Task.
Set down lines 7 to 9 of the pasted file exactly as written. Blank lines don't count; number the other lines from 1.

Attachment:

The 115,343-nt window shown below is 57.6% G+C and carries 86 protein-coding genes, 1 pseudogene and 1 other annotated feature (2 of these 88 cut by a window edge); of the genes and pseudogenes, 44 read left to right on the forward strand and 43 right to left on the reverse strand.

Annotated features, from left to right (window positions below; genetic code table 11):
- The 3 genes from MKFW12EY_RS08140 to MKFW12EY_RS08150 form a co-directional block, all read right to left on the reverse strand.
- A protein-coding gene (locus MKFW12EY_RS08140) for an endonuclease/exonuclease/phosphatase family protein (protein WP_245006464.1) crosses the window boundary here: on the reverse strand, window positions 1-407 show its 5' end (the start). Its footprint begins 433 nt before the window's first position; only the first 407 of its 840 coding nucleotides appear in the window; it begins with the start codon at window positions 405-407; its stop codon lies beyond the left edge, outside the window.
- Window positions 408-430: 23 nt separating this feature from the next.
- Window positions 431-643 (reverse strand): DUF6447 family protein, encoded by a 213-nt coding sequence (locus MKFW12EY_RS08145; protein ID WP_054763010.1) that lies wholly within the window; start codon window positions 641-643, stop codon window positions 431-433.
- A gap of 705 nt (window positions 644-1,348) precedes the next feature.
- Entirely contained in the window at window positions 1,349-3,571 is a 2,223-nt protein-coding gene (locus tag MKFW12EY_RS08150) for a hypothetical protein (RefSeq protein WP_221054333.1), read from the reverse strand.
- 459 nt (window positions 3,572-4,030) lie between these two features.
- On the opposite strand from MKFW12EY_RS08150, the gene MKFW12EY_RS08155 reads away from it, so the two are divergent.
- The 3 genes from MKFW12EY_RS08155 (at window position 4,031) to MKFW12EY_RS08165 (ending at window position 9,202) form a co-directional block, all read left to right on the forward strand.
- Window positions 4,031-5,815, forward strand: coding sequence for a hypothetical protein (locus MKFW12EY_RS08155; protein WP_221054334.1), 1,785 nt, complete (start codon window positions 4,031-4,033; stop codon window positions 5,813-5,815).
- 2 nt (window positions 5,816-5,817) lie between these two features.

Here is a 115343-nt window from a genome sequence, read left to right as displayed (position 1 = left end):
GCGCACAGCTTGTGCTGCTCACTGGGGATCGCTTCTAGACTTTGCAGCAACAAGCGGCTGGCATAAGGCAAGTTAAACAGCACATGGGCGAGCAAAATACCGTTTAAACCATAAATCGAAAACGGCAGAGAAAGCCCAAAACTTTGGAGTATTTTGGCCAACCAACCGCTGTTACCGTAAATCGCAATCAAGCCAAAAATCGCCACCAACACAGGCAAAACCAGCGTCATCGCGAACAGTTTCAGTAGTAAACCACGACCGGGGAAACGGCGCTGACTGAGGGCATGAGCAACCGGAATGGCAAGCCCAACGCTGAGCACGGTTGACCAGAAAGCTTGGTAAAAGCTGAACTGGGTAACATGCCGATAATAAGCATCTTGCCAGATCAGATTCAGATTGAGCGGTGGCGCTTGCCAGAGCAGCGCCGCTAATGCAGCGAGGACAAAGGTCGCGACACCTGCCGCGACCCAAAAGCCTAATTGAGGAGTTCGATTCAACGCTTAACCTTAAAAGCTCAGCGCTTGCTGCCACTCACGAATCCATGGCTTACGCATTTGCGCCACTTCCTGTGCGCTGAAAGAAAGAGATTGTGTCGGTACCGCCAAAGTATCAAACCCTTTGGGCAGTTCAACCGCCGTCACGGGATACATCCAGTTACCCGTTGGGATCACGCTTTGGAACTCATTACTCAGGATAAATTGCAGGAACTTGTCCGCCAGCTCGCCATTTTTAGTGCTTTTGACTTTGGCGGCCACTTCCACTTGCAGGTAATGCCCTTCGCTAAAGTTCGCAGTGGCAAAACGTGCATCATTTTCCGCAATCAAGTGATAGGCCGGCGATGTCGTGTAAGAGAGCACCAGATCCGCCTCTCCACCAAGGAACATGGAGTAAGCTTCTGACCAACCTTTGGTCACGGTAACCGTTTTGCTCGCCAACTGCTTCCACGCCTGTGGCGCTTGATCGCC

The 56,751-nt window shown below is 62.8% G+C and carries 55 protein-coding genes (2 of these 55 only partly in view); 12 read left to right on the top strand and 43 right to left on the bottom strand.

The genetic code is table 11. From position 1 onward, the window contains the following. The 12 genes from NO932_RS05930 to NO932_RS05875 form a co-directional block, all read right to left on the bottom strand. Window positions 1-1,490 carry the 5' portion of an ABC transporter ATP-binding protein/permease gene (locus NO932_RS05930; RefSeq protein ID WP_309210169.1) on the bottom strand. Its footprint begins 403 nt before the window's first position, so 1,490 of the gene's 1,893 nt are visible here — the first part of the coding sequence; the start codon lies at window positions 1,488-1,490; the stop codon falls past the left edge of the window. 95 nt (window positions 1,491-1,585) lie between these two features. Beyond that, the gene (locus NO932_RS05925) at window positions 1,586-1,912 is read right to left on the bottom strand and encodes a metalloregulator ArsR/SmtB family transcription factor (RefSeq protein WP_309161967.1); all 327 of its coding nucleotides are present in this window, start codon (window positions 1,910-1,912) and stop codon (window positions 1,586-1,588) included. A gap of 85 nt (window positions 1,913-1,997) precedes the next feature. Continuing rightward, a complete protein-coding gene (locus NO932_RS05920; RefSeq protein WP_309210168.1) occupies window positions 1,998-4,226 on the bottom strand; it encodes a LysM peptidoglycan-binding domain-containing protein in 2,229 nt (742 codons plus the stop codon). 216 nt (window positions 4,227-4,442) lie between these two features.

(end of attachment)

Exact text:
- A gap of 705 nt (window positions 644-1,348) precedes the next feature.
- Entirely contained in the window at window positions 1,349-3,571 is a 2,223-nt protein-coding gene (locus tag MKFW12EY_RS08150) for a hypothetical protein (RefSeq protein WP_221054333.1), read from the reverse strand.
- 459 nt (window positions 3,572-4,030) lie between these two features.